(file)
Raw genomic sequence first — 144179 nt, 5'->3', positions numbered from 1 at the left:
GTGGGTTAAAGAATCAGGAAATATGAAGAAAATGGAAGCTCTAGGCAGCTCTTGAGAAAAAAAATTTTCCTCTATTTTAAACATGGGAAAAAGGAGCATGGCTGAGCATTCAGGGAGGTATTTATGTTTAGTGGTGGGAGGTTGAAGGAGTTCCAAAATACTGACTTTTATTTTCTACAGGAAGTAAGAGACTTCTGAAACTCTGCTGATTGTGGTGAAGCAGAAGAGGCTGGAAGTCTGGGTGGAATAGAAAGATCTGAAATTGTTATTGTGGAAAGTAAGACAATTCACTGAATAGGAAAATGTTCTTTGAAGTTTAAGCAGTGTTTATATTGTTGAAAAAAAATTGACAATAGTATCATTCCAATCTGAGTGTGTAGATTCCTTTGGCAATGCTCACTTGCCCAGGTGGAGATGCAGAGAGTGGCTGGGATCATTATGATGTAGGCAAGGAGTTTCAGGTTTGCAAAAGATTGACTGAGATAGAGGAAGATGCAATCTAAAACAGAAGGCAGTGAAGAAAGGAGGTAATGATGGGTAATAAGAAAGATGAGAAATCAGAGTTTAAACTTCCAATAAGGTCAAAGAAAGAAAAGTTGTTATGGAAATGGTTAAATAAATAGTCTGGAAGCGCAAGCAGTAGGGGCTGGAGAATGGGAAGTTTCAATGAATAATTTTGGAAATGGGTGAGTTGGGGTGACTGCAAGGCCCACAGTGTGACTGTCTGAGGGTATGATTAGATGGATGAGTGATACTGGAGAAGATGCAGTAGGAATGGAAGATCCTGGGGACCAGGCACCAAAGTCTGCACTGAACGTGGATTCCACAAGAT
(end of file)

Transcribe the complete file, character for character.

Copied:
Raw genomic sequence first — 144179 nt, 5'->3', positions numbered from 1 at the left:
GTGGGTTAAAGAATCAGGAAATATGAAGAAAATGGAAGCTCTAGGCAGCTCTTGAGAAAAAAAATTTTCCTCTATTTTAAACATGGGAAAAAGGAGCATGGCTGAGCATTCAGGGAGGTATTTATGTTTAGTGGTGGGAGGTTGAAGGAGTTCCAAAATACTGACTTTTATTTTCTACAGGAAGTAAGAGACTTCTGAAACTCTGCTGATTGTGGTGAAGCAGAAGAGGCTGGAAGTCTGGGTGGAATAGAAAGATCTGAAATTGTTATTGTGGAAAGTAAGACAATTCACTGAATAGGAAAATGTTCTTTGAAGTTTAAGCAGTGTTTATATTGTTGAAAAAAAATTGACAATAGTATCATTCCAATCTGAGTGTGTAGATTCCTTTGGCAATGCTCACTTGCCCAGGTGGAGATGCAGAGAGTGGCTGGGATCATTATGATGTAGGCAAGGAGTTTCAGGTTTGCAAAAGATTGACTGAGATAGAGGAAGATGCAATCTAAAACAGAAGGCAGTGAAGAAAGGAGGTAATGATGGGTAATAAGAAAGATGAGAAATCAGAGTTTAAACTTCCAATAAGGTCAAAGAAAGAAAAGTTGTTATGGAAATGGTTAAATAAATAGTCTGGAAGCGCAAGCAGTAGGGGCTGGAGAATGGGAAGTTTCAATGAATAATTTTGGAAATGGGTGAGTTGGGGTGACTGCAAGGCCCACAGTGTGACTGTCTGAGGGTATGATTAGATGGATGAGTGATACTGGAGAAGATGCAGTAGGAATGGAAGATCCTGGGGACCAGGCACCAAAGTCTGCACTGAACGTGGATTCCACAAGAT